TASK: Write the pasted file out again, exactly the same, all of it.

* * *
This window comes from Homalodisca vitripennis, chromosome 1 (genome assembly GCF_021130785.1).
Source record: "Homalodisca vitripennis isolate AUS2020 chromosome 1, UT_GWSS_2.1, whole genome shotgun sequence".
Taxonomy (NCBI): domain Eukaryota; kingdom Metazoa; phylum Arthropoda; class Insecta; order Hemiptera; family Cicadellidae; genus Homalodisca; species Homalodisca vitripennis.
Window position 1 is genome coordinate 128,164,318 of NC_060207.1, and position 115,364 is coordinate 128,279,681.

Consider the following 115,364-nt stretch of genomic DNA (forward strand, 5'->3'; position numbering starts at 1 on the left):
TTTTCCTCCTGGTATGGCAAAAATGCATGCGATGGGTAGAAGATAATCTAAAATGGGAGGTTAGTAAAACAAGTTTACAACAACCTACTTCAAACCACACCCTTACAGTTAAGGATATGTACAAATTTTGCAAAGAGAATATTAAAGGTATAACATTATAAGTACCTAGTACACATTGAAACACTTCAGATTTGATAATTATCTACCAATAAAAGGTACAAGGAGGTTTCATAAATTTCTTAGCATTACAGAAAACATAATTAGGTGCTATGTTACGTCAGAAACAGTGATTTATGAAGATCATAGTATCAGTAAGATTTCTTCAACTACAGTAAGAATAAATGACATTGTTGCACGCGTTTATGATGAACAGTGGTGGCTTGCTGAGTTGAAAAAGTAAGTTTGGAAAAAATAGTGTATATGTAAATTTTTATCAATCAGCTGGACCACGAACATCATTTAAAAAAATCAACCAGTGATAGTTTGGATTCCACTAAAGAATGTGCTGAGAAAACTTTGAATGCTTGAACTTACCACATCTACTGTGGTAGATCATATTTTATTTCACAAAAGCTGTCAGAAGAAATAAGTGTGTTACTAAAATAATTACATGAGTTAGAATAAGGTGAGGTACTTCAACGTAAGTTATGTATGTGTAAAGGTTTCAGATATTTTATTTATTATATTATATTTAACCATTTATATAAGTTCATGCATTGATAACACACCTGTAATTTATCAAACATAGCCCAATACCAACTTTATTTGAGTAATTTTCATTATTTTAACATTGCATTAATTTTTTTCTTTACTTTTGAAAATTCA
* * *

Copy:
This window comes from Homalodisca vitripennis, chromosome 1 (genome assembly GCF_021130785.1).
Source record: "Homalodisca vitripennis isolate AUS2020 chromosome 1, UT_GWSS_2.1, whole genome shotgun sequence".
Taxonomy (NCBI): domain Eukaryota; kingdom Metazoa; phylum Arthropoda; class Insecta; order Hemiptera; family Cicadellidae; genus Homalodisca; species Homalodisca vitripennis.
Window position 1 is genome coordinate 128,164,318 of NC_060207.1, and position 115,364 is coordinate 128,279,681.

Consider the following 115,364-nt stretch of genomic DNA (forward strand, 5'->3'; position numbering starts at 1 on the left):
TTTTCCTCCTGGTATGGCAAAAATGCATGCGATGGGTAGAAGATAATCTAAAATGGGAGGTTAGTAAAACAAGTTTACAACAACCTACTTCAAACCACACCCTTACAGTTAAGGATATGTACAAATTTTGCAAAGAGAATATTAAAGGTATAACATTATAAGTACCTAGTACACATTGAAACACTTCAGATTTGATAATTATCTACCAATAAAAGGTACAAGGAGGTTTCATAAATTTCTTAGCATTACAGAAAACATAATTAGGTGCTATGTTACGTCAGAAACAGTGATTTATGAAGATCATAGTATCAGTAAGATTTCTTCAACTACAGTAAGAATAAATGACATTGTTGCACGCGTTTATGATGAACAGTGGTGGCTTGCTGAGTTGAAAAAGTAAGTTTGGAAAAAATAGTGTATATGTAAATTTTTATCAATCAGCTGGACCACGAACATCATTTAAAAAAATCAACCAGTGATAGTTTGGATTCCACTAAAGAATGTGCTGAGAAAACTTTGAATGCTTGAACTTACCACATCTACTGTGGTAGATCATATTTTATTTCACAAAAGCTGTCAGAAGAAATAAGTGTGTTACTAAAATAATTACATGAGTTAGAATAAGGTGAGGTACTTCAACGTAAGTTATGTATGTGTAAAGGTTTCAGATATTTTATTTATTATATTATATTTAACCATTTATATAAGTTCATGCATTGATAACACACCTGTAATTTATCAAACATAGCCCAATACCAACTTTATTTGAGTAATTTTCATTATTTTAACATTGCATTAATTTTTTTCTTTACTTTTGAAAATTCA